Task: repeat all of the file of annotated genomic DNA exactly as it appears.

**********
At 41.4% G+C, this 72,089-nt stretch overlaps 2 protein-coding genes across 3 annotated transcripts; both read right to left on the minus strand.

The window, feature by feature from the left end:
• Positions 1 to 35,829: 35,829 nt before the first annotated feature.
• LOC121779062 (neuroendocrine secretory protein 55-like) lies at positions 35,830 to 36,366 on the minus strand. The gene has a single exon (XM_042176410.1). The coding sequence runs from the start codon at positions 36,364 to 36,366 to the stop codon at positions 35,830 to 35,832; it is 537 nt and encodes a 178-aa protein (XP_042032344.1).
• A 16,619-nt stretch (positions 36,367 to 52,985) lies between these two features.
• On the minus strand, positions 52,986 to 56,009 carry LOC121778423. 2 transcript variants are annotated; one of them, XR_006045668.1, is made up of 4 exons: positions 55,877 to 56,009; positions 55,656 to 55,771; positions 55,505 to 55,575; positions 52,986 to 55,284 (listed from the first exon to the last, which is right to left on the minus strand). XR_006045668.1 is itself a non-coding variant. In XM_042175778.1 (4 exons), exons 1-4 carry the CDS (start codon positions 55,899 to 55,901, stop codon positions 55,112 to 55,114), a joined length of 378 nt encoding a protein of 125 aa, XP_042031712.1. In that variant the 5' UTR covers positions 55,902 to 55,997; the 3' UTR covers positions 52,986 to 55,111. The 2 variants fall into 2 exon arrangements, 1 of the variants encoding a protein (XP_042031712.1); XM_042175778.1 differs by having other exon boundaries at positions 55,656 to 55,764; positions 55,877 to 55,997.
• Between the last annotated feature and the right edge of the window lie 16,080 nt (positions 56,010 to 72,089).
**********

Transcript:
At 41.4% G+C, this 72,089-nt stretch overlaps 2 protein-coding genes across 3 annotated transcripts; both read right to left on the minus strand.

The window, feature by feature from the left end:
• Positions 1 to 35,829: 35,829 nt before the first annotated feature.
• LOC121779062 (neuroendocrine secretory protein 55-like) lies at positions 35,830 to 36,366 on the minus strand. The gene has a single exon (XM_042176410.1). The coding sequence runs from the start codon at positions 36,364 to 36,366 to the stop codon at positions 35,830 to 35,832; it is 537 nt and encodes a 178-aa protein (XP_042032344.1).
• A 16,619-nt stretch (positions 36,367 to 52,985) lies between these two features.
• On the minus strand, positions 52,986 to 56,009 carry LOC121778423. 2 transcript variants are annotated; one of them, XR_006045668.1, is made up of 4 exons: positions 55,877 to 56,009; positions 55,656 to 55,771; positions 55,505 to 55,575; positions 52,986 to 55,284 (listed from the first exon to the last, which is right to left on the minus strand). XR_006045668.1 is itself a non-coding variant. In XM_042175778.1 (4 exons), exons 1-4 carry the CDS (start codon positions 55,899 to 55,901, stop codon positions 55,112 to 55,114), a joined length of 378 nt encoding a protein of 125 aa, XP_042031712.1. In that variant the 5' UTR covers positions 55,902 to 55,997; the 3' UTR covers positions 52,986 to 55,111. The 2 variants fall into 2 exon arrangements, 1 of the variants encoding a protein (XP_042031712.1); XM_042175778.1 differs by having other exon boundaries at positions 55,656 to 55,764; positions 55,877 to 55,997.
• Between the last annotated feature and the right edge of the window lie 16,080 nt (positions 56,010 to 72,089).